In contrast, air transport is the one travel mode where safety is proactively measured. The potentially dire consequences—including loss of life—for unsafe air travel, combined with the high publicity given to airplane crashes, make it politically infeasible to measure air transportation safety as a function of KSI. Instead, the Federal Aviation Administration estimates the cognitive workload of air traffic controllers responsible for keeping aircraft safely separated and managed. Safety is thus measured in advance by evaluating the range and diversity of tasks that controllers can mentally handle and then designing the air transit system accordingly.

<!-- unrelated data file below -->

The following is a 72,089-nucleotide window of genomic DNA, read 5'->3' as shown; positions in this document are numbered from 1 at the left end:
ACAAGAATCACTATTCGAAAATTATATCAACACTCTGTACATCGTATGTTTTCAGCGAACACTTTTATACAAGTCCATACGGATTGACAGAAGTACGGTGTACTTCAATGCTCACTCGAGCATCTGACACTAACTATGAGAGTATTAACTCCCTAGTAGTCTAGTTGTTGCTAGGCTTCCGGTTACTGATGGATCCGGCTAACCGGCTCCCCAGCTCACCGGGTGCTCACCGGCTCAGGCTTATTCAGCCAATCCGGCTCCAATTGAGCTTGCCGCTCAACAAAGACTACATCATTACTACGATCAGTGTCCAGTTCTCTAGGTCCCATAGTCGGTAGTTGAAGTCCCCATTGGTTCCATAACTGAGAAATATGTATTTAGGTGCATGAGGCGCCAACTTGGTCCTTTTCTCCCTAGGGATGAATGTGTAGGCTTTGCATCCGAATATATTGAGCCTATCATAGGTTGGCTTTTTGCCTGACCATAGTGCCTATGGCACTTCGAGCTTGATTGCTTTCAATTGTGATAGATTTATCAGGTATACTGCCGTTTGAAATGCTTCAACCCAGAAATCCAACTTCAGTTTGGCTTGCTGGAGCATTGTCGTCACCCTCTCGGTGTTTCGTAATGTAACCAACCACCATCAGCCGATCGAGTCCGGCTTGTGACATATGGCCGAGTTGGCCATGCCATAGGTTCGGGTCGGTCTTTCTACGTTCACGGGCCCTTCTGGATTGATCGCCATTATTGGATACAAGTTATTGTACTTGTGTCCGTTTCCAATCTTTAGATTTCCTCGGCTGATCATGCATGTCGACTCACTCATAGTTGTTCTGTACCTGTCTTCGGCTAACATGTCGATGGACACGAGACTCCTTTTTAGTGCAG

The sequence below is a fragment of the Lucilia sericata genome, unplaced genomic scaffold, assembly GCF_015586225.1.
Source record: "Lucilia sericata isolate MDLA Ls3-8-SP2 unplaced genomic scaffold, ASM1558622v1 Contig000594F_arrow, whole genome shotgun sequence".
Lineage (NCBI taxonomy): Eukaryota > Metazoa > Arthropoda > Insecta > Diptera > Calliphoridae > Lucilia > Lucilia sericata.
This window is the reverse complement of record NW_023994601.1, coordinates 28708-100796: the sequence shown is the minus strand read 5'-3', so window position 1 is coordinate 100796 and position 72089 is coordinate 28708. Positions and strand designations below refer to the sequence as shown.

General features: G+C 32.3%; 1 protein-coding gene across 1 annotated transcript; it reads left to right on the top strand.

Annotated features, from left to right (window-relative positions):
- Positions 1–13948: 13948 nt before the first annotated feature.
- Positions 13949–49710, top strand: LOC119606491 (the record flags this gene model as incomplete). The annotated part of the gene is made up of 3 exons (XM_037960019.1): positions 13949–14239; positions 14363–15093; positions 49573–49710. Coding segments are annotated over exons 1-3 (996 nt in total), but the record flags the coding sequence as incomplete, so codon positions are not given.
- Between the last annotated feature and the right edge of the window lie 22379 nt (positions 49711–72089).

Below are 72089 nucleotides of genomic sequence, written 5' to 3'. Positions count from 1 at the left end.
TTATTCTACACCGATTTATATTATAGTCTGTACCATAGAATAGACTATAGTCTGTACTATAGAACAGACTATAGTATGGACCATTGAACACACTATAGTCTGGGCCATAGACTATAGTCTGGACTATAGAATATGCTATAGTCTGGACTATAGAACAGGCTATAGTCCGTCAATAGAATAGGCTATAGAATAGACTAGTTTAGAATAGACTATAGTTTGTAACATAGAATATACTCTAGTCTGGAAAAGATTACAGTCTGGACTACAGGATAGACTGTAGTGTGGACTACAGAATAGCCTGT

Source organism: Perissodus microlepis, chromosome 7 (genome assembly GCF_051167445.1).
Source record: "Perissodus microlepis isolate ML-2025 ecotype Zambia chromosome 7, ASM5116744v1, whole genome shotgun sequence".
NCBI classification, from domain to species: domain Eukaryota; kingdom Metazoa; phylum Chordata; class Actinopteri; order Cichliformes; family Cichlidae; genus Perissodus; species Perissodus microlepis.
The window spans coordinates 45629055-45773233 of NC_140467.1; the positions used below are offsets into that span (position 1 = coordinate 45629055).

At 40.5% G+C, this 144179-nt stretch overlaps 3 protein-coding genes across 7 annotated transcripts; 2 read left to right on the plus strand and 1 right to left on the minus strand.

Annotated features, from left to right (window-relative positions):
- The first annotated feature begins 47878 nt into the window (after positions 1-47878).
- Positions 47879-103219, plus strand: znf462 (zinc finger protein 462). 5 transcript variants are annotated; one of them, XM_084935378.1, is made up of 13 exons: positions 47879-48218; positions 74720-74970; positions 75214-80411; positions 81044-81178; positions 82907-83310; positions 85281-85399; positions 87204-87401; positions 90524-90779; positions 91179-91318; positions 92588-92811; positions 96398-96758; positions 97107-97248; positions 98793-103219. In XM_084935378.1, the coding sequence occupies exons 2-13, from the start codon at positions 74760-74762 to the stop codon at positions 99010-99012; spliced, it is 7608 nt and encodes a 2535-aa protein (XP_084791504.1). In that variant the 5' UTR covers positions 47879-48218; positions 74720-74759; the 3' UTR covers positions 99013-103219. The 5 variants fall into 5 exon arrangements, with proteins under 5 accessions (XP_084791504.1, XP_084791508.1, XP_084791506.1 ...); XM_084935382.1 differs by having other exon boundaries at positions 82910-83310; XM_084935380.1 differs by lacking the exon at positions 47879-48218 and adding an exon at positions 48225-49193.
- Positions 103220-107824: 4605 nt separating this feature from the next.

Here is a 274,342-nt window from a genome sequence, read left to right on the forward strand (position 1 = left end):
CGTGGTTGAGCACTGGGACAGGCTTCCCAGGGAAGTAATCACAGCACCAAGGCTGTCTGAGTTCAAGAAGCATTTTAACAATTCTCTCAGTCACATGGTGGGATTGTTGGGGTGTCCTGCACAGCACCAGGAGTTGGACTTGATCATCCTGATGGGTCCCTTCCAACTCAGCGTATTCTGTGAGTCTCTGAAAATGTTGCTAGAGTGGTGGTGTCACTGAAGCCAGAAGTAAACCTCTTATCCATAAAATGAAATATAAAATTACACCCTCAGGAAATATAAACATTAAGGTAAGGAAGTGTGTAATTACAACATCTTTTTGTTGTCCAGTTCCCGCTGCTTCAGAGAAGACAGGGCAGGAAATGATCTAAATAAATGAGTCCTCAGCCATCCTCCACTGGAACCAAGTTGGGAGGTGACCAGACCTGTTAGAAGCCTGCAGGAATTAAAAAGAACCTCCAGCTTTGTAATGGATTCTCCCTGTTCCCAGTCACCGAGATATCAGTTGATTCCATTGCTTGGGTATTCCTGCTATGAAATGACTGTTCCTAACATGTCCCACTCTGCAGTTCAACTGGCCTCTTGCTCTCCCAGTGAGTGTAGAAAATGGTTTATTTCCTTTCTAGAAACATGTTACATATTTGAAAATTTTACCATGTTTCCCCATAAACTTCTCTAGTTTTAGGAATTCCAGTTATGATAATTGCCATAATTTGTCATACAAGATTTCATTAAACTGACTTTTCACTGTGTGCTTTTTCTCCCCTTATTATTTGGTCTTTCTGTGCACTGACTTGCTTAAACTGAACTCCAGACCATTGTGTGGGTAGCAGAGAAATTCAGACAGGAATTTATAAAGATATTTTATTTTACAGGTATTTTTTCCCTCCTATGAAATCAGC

Measuring safety with fresh eyes
To an extent, roadways are already planned based on proactive safety metrics. FHWA, NACTO, and the American Association of State Highway and Transportation Officials (AASHTO) measure safety from the perspective of the driver by estimating cognitive workload. These studies are based on the idea that the cognitive workload of drivers can be measured through biometric sensors that collect data on heart rate, skin conductance, and respiration rate, along with eye-tracking glasses that collect data on blinking, staring, and pupil dilation and rotation. High cognitive workload is associated with more driving mistakes.
These attempts to measure cognitive workload are the foundation of the rules that govern the layout of the nation’s roadways. Different layouts that adhere to these rules are presented in the federal-level manuals that provide mandatory guidance for roadway design. However, this approach centers too heavily on motorist behavior and perspective with the aim of avoiding crashes, rather than prioritizing safer travel and fully considering the experience and perspectives of cyclists and pedestrians.